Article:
Hyundai Rotem Skytrain Vancouver

Published: 26-12-2010 photo #9860 0 comments 0 votes

Category:Passenger Trains    Manufacturer:Hyundai Rotem Co.    Country:Canada    Year:2010 Contributor:Marcel Sloover

Description

Canada Line train fleet

Canada Line trains are even wider than Mark II trains, with spaces assigned for bicycles and luggage.The Canada Line uses a separate fleet of trains, which are powered by conventional electric motors instead of Linear Induction Motor (LIM) technology, and are therefore incompatible with both Expo and Millennium Lines. There are a total of 20 trains, which were built by Hyundai Rotem in Korea, operate as two-carriage articulated units, and can reach a speed of 80 kilometres per hour (50 mph) in normal operations, or 90 kilometres per hour (56 mph) in catch-up mode.They are maintained at a yard next to Bridgeport Station in Richmond.

Canada Line cars are 3 m in width and 20 m in length, both wider and longer than the Mark I and Mark II trains. Each two-car train has seating for 88 and a normal capacity of 334 passengers at 4 passengers/m², with crush load capacity of 400. Therefore a two-car Canada Line train has more capacity than a four-car Mark I train. Canada Line trains feature large, dedicated spaces for wheelchair users, bicycles, and strollers, and sufficient space between seats for luggage. The new trains have large LED displays on both ends of the train, displaying the next station and the terminus station, or system announcements.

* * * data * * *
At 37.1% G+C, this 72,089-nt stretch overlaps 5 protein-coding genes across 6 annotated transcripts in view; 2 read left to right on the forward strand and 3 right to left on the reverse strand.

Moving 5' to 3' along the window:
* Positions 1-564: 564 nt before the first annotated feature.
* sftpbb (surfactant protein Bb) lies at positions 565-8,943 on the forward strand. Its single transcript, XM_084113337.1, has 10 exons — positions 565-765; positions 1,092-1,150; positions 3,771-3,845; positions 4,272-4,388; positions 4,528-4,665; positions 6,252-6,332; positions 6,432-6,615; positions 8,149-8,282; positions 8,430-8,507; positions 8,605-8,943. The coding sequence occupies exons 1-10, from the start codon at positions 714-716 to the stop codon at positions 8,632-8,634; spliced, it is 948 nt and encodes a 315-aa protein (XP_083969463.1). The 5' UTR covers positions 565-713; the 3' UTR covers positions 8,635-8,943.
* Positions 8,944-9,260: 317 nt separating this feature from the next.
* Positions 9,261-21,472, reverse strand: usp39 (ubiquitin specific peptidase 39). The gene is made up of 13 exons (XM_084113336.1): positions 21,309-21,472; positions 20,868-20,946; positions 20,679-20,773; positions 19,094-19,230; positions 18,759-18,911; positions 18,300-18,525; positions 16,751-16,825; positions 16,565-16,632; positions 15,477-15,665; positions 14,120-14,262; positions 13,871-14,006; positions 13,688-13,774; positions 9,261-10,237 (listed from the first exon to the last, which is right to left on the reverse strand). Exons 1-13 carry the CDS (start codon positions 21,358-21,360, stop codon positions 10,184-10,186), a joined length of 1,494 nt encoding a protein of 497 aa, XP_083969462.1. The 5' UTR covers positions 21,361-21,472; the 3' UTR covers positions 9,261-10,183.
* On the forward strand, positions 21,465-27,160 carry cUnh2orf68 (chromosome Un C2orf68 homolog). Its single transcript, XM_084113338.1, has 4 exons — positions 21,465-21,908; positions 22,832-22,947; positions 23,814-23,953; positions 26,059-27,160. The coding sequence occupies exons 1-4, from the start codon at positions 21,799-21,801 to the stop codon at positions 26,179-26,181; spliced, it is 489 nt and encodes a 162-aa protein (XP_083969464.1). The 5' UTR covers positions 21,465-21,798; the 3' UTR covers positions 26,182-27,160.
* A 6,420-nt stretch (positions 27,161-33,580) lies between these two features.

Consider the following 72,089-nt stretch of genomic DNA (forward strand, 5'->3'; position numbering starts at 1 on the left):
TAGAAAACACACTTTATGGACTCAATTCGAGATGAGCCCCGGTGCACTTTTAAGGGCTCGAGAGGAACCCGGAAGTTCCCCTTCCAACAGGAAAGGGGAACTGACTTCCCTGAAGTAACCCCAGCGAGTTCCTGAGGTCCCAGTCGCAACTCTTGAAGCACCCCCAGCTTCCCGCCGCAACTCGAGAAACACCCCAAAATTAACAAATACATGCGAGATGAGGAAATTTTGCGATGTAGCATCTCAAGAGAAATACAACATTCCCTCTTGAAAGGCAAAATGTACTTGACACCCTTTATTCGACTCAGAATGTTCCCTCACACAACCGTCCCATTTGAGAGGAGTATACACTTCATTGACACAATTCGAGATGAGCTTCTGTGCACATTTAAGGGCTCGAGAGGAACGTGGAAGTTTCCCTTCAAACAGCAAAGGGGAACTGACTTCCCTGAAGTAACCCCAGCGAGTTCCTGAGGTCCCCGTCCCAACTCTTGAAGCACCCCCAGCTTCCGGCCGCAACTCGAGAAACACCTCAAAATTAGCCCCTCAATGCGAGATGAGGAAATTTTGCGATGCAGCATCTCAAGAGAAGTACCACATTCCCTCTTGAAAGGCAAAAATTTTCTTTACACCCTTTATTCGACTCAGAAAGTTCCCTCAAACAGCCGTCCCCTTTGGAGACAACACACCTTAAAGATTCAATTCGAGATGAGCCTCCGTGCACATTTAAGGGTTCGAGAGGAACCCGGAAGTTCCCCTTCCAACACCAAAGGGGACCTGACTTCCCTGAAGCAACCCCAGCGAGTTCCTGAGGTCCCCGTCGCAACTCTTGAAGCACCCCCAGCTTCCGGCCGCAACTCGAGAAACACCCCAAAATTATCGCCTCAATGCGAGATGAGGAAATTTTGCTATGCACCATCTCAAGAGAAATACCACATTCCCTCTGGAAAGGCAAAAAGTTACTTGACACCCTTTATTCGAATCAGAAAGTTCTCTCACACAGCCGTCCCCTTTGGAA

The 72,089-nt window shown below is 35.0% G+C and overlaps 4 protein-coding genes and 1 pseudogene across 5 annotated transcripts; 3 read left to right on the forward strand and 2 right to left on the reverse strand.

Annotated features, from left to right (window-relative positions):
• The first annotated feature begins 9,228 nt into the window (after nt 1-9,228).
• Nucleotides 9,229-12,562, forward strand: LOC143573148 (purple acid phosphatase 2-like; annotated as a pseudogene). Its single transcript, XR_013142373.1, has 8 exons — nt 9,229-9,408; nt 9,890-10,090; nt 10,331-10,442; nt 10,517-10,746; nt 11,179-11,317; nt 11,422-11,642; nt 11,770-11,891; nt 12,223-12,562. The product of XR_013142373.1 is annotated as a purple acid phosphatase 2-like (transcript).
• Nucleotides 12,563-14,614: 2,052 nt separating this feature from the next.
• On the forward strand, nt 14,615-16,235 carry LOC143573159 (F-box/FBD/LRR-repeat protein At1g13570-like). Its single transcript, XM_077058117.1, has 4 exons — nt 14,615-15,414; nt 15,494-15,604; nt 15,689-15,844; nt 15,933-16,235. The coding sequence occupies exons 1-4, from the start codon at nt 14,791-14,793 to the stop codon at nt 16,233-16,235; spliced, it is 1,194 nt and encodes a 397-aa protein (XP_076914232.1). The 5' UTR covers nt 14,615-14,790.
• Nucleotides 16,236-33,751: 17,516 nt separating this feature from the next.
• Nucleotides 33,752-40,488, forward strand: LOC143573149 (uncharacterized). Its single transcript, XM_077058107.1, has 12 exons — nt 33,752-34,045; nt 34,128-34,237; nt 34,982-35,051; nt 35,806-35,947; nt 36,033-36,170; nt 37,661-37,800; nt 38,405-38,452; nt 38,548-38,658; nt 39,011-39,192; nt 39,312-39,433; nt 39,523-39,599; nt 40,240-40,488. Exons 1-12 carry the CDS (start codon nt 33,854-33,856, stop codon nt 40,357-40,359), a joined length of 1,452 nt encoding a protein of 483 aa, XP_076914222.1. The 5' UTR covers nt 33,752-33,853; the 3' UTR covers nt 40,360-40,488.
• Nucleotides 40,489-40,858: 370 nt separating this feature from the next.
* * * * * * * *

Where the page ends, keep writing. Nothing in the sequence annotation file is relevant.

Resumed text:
Unlike Mark II trains, Canada Line trains will not be operated as longer four- or six-car trains. Each Canada Line train can be expanded to three cars by inserting a middle car at the articulated joint between the two end cars. With the addition of the third car, each Canada Line train will have a capacity similar to a four-car Mark II train or a six-car Mark I train. The Canada Line's station platforms are expandable to 50 m in length to accommodate these future three-car trains; the five busiest stations are already 50 m in length. Beyond this, capacity increases will require adding more trains, rather than increasing the length of each train. The capacity of the line can be increased by 50 per cent through an increase in frequency and another 50 per cent through the use of three-car trains. The Canada Line has a designed future capacity of 15,000 pphpd when operating three-car trains at 120-second headways, which is nearly three times its current capacity.

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